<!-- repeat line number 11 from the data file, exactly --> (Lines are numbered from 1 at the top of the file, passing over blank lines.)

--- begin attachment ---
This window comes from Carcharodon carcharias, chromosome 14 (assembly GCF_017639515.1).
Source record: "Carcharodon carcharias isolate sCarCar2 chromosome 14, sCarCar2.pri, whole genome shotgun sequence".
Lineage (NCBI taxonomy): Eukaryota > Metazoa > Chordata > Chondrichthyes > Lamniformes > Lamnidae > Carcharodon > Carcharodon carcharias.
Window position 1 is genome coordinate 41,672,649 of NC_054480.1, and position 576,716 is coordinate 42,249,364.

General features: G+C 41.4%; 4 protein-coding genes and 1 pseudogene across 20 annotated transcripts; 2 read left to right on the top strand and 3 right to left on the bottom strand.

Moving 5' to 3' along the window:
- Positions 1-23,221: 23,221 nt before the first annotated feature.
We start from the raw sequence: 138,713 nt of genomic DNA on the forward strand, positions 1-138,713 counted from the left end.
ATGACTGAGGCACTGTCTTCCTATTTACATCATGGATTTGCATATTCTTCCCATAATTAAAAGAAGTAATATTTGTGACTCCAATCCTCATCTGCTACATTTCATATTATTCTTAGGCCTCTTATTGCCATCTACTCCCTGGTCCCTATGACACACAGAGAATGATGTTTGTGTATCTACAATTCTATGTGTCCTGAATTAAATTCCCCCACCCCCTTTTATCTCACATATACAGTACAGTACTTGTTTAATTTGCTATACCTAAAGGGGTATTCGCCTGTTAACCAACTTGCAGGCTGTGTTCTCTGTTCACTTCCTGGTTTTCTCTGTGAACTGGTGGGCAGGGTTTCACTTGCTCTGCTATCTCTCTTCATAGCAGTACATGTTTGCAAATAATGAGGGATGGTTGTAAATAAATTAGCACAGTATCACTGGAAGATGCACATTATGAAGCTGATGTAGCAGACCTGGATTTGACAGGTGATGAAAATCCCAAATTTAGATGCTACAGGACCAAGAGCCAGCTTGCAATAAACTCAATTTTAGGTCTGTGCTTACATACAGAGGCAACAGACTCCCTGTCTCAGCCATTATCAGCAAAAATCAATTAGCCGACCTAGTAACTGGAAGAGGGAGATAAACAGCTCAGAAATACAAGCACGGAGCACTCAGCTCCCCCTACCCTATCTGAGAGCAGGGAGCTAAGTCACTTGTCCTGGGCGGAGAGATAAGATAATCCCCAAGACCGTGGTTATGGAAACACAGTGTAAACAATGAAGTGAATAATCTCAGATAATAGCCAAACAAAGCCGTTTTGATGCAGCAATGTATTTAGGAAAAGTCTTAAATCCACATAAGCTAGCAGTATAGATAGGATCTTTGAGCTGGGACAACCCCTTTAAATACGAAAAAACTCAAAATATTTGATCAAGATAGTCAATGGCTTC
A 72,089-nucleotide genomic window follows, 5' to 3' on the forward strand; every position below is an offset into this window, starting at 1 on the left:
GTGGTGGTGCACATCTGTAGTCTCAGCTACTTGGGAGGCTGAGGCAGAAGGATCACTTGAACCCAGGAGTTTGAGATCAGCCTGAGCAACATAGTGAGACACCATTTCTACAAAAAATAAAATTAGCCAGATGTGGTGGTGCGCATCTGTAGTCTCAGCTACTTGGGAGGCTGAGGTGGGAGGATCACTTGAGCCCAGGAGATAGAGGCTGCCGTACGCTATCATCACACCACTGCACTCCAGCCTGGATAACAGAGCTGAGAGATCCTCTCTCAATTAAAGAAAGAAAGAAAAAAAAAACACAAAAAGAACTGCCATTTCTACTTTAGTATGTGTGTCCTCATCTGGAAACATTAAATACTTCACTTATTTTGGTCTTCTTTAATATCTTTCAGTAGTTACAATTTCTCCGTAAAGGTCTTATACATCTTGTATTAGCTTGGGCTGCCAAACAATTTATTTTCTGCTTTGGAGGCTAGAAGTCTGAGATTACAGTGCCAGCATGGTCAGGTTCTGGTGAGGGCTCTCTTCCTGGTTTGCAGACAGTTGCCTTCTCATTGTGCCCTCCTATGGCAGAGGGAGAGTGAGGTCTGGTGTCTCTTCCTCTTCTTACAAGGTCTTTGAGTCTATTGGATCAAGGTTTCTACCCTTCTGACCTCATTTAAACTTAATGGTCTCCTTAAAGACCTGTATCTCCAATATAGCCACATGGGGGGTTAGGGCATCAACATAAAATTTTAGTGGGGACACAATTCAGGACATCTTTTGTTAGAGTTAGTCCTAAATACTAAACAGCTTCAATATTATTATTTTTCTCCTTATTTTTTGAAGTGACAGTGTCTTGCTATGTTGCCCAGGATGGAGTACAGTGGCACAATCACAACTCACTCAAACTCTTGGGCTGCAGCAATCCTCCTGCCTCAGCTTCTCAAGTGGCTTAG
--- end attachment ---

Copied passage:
GTGGTGGTGCACATCTGTAGTCTCAGCTACTTGGGAGGCTGAGGCAGAAGGATCACTTGAACCCAGGAGTTTGAGATCAGCCTGAGCAACATAGTGAGACACCATTTCTACAAAAAATAAAATTAGCCAGATGTGGTGGTGCGCATCTGTAGTCTCAGCTACTTGGGAGGCTGAGGTGGGAGGATCACTTGAGCCCAGGAGATAGAGGCTGCCGTACGCTATCATCACACCACTGCACTCCAGCCTGGATAACAGAGCTGAGAGATCCTCTCTCAATTAAAGAAAGAAAGAAAAAAAAAACACAAAAAGAACTGCCATTTCTACTTTAGTATGTGTGTCCTCATCTGGAAACATTAAATACTTCACTTATTTTGGTCTTCTTTAATATCTTTCAGTAGTTACAATTTCTCCGTAAAGGTCTTATACATCTTGTATTAGCTTGGGCTGCCAAACAATTTATTTTCTGCTTTGGAGGCTAGAAGTCTGAGATTACAGTGCCAGCATGGTCAGGTTCTGGTGAGGGCTCTCTTCCTGGTTTGCAGACAGTTGCCTTCTCATTGTGCCCTCCTATGGCAGAGGGAGAGTGAGGTCTGGTGTCTCTTCCTCTTCTTACAAGGTCTTTGAGTCTATTGGATCAAGGTTTCTACCCTTCTGACCTCATTTAAACTTAATGGTCTCCTTAAAGACCTGTATCTCCAATATAGCCACATGGGGGGTTAGGGCATCAACATAAAATTTTAGTGGGGACACAATTCAGGACATCTTTTGTTAGAGTTAGTCCTAAATACTAAACAGCTTCAATATTATTATTTTTCTCCTTATTTTTTGAAGTGACAGTGTCTTGCTATGTTGCCCAGGATGGAGTACAGTGGCACAATCACAACTCACTCAAACTCTTGGGCTGCAGCAATCCTCCTGCCTCAGCTTCTCAAGTGGCTTAG